April 4, 2013 by Nichole Eck
She is wearing her headscarf, and she is alone.
So she is come to pray this morning. Come to light a candle and send its smoke to the vaulted ceiling. Come to cross herself three times and kiss my smudged glass. “Mother of God, full of grace, deliver me from everlasting punishment.”
Sometimes she brings a man with her and kisses him instead. Kisses him differently and in the dark. She doesn’t wear her headscarf then, doesn’t cross herself, doesn’t light a candle to undim the black.
She comes in to pray only when the batushka is here. And he sees her and smiles to himself and nods and thinks, “What a fine daughter I have. My priesthood has certainly saved her. Thank the Holy Mother for watching over her.” And he gives me an extra prayer or candle for her, to keep her straight.
But I cannot change men.
Although one changed me. I am told he was a master. I am told it took him weeks to get the golden curls just right, the illuminations in line, the colors finely saturated.
I am told, but I don’t remember. My first memory is his prayer, standing before me with bearded face, hammer and stone dust framing his feet. A prayer with wings flying me to heaven and back every instant.
I carried his words, but still I could not change him. Cannot change her. Men must change themselves.
But at night, I watch as she kisses the man and wish to God that I could.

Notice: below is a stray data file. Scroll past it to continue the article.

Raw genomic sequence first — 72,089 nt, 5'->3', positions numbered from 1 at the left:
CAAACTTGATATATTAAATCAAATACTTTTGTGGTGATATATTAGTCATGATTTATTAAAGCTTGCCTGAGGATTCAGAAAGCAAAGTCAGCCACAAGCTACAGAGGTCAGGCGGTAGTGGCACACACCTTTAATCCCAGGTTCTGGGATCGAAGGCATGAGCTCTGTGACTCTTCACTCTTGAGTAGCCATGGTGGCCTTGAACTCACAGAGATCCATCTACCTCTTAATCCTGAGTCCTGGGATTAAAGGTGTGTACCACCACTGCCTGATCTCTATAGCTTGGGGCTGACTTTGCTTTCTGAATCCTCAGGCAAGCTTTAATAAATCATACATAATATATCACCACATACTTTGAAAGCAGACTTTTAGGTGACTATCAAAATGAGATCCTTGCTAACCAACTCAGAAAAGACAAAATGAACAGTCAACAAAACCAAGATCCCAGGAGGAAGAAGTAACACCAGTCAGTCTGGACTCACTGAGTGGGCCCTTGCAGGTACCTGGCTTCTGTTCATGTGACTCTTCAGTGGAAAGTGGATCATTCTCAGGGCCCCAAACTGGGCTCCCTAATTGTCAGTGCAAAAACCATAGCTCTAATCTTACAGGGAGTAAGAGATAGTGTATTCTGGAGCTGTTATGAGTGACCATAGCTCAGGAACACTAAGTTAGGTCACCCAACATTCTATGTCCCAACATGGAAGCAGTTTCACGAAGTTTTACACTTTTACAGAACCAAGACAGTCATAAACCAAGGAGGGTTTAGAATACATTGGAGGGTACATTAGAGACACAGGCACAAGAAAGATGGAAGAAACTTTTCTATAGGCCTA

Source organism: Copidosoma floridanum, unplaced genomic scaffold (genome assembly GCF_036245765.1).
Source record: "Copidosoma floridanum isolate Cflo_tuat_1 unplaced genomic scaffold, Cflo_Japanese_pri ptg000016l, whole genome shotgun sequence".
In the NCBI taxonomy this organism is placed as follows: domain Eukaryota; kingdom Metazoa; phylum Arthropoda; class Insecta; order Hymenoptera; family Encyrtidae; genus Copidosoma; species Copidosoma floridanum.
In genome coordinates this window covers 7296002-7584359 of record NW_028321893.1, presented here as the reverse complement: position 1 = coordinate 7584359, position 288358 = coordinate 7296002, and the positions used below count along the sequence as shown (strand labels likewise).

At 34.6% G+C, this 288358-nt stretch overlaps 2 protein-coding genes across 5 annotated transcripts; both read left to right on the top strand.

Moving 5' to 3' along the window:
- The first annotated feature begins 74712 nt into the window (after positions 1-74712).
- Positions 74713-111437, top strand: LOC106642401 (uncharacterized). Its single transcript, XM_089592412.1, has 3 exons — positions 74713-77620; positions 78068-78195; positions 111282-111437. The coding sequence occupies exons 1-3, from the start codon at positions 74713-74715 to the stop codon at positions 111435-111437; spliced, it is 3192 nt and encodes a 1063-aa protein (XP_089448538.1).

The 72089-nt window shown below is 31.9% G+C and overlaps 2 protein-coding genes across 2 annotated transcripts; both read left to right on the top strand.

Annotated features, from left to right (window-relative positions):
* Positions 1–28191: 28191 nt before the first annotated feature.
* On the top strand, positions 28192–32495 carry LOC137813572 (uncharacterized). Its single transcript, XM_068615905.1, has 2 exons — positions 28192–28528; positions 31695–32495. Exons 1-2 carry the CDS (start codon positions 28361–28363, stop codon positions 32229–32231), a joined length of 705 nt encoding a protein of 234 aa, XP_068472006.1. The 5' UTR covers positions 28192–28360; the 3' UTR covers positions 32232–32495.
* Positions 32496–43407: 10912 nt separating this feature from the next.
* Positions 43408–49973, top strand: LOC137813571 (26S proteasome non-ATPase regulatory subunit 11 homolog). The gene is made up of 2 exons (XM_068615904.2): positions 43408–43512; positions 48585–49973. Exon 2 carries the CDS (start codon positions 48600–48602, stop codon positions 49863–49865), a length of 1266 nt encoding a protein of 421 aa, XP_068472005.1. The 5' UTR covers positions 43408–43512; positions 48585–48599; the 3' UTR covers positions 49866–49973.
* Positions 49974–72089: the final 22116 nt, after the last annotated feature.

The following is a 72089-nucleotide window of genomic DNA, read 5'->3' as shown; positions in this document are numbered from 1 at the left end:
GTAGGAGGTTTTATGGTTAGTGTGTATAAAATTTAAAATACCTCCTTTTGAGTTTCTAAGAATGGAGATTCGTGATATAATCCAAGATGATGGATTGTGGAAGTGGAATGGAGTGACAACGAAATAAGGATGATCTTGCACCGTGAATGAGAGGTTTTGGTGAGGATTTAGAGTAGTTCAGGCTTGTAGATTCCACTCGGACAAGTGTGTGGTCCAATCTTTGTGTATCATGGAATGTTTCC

WordPress DPchallenge: Iconic
This is not an icon of me; it’s an an icon of Russia. It’s what I remember best from my 9 weeks living there.
The churches. Minutely adorned walls and altars. A hundred candles propped in sand or votive stands or many-armed candelabras. Intricacies carved perfectly and patiently into wood or gold. So much time, so much care put into even the smallest window of the most remote chapel it astounds me.
I especially am awed by imagining the men and women who worked such difficult beauty for their worship, who spent hours and days of careful work and candlelight to craft such glory. What men they must have been—and yet only men. Brilliant, holy, flawed men of choice and of consequence.
Everything about Russian churches makes me think of the people involved—builders, artists, worshipers. They make me look outside myself and my beliefs. Plus, I’ve always loved imagining untold stories and the objects that may have witnessed them. This was a chance to do that in a new way. Thanks for the prompt, WordPress!
Any feedback on this piece of flash fiction? I’d love to hear it!